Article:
Gun Ban Struck Down for Involuntarily Committed

     CINCINNATI (CN) — A person involuntarily committed to a mental-health facility is not permanently barred from owning a gun, a divided en banc Sixth Circuit ruled Thursday.
     The Cincinnati-based appeals court overturned a lower court decision and ruled that “prior involuntary commitment is not coextensive with current mental illness,” but that “intermediate scrutiny” should be applied on a case-by-case basis.
     The en banc decision comes nearly a year after oral arguments in Tyler v. Hillsdale County Sheriff’s Department, et al., with 10 of the Sixth Circuit judges concurring with the lead opinion written by Judge Julia Smith Gibbons.
     Clifford Tyler spent nearly one month in a mental health institution following a devastating divorce in 1986 that left him suicidal.
     Tyler was involuntarily admitted to a mental institution by his daughters, but has not experienced a similar depressive episode since his release, and has received no further treatment for mental-health issues.
     However, Tyler is unable to buy a gun because of Section 922(g)(4) of Title 18, which prevents “mentally ill” individuals from owning guns.
     Although many states allow individuals to apply for relief from disability, Tyler’s home state of Michigan has no such process.
     Judge Gibbons’ opinion cited heavily from the 2008 U.S. Supreme Court case District of Columbia v. Heller, which affirmed citizens’ rights to own firearms, but also pointed out that “prohibitions on the possession of firearms by felons and the mentally ill are ‘presumptively lawful.'”
     However, Gibbons stressed that “to rely solely on Heller‘s presumption here would amount to a judicial endorsement of Congress’s power to declare, ‘Once mentally ill, always so.’ This we will not do.”
     The majority determined that intermediate scrutiny — in which “the burden of justification … rests entirely on the State” — must be used to determine whether the ban is a reasonable fit for the objective of reducing suicides and gun violence at large.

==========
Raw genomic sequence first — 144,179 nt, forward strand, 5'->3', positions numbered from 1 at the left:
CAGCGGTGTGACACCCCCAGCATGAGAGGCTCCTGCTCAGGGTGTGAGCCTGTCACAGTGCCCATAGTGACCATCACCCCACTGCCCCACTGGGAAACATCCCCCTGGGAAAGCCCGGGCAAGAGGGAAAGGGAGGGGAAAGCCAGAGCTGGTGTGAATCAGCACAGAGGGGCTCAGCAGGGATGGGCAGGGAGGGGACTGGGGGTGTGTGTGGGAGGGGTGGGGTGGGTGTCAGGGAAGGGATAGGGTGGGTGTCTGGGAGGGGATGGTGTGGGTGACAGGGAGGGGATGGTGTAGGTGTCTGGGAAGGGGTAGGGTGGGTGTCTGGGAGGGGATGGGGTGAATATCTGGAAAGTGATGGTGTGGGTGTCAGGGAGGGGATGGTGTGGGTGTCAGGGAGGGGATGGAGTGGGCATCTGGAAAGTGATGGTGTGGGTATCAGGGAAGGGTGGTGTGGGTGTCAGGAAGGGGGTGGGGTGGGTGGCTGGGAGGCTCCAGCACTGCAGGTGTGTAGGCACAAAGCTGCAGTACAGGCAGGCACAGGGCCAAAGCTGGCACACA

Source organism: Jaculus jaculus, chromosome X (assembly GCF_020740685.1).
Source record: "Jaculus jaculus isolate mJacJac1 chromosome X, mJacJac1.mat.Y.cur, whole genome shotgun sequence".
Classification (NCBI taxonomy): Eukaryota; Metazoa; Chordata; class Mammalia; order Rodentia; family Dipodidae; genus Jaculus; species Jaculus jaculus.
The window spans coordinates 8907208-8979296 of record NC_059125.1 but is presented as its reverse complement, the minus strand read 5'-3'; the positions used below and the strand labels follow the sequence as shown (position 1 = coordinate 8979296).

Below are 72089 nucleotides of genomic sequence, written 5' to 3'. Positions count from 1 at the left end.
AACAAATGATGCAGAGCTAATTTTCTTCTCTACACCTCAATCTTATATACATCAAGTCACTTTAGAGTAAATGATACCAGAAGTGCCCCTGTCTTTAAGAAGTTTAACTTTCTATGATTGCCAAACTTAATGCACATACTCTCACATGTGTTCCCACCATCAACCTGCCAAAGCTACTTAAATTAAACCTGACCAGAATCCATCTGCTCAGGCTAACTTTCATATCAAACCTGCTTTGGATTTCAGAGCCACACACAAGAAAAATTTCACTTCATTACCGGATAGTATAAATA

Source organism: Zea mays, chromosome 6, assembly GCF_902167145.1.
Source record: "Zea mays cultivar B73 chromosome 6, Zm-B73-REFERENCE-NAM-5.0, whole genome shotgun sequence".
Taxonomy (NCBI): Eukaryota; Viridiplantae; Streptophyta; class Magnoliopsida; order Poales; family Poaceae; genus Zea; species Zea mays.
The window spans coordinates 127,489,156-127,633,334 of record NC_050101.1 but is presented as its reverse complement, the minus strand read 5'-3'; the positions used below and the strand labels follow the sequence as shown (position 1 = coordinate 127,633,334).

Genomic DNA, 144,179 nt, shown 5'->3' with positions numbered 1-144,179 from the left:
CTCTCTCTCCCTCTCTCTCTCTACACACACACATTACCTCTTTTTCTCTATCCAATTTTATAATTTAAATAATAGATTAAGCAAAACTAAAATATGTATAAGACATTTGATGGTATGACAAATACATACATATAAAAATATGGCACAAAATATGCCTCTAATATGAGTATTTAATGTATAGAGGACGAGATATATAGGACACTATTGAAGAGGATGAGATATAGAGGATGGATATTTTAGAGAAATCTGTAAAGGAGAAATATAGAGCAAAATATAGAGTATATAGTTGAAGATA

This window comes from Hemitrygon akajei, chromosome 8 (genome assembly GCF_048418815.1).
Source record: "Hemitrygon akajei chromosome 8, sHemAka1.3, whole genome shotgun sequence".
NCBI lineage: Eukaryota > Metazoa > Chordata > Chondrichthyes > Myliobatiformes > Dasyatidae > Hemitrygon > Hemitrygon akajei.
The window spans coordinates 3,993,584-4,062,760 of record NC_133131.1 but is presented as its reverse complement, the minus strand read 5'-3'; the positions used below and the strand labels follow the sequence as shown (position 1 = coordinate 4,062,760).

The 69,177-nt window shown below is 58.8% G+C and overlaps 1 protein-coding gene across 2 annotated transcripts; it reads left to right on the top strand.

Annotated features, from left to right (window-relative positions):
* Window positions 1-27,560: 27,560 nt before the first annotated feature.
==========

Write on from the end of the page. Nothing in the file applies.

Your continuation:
Gibbons was unmoved by the government’s mention of the 2007 school shooting at Virginia Tech as justification for the lifetime ban.
     “This is compelling evidence of the need to bar firearms from those currently suffering from mental illness and those just recently removed from an involuntary commitment,” she wrote. “It does not, however, answer why Congress is justified in permanently barring anyone who has been previously committed, particularly in cases like Tyler’s, where a number of healthy, peaceable years separate the individual from their troubled history.”
     The majority found that Section 922(g)(4) “imposes a lifetime ban on a fundamental constitutional right” and “more evidence than is currently before us is required to justify such a severe restriction.”
     “We cannot conclude, based on the current record, that the government has carried its burden to establish a reasonable fit between the important goals of reducing crime and suicides and 922(g)(4)’s permanent disarmament of all persons with a prior commitment,” Gibbons wrote. “There is no indication of the continued risk presented by people who were involuntarily committed many years ago and who have no history of intervening mental illness, criminal activity, or substance abuse.”
     Judge Karen Nelson Moore authored the dissenting judges’ opinion, and argued that the court’s rejection of Second Amendment challenges made by felons is instructive in Tyler’s case.
     “[W]e have rejected Second Amendment challenges to 922(g)(1) without inquiry into means—end scrutiny,” she wrote. “Prohibitions on possession by the ‘mentally ill’ are included in the same sentence of Heller as prohibitions on possession by felons. Heller thus instructs that the Second Amendment is ‘specifically limited in the case of’ prohibitions on possession by the mentally ill.” (p. 55)
     While Moore agreed with the majority that intermediate scrutiny is appropriate when examining Tyler’s case, she found no need to remand to the district court.
     “In enacting 922(g)(4), ‘Congress permissibly created a broad statute’ with an ‘express intent to establish a ‘zero tolerance policy’ towards guns’ and individuals with a demonstrated history of mental illness,” Moore wrote. “Under intermediate scrutiny—and mindful of the context within which we evaluate this law—I believe that the government has demonstrated that 922(g)(4) is substantially related to Congress’s objectives of reducing the substantial homicide and suicide rates caused by firearms … [and] would therefore hold that 922(g)(4) is constitutional.”
     Among those joining in the dissent were Chief Judge R. Guy Cole Jr. and Judges Eric L. Clay, Richard Allen Griffin, and Jane Branstetter Stranch.

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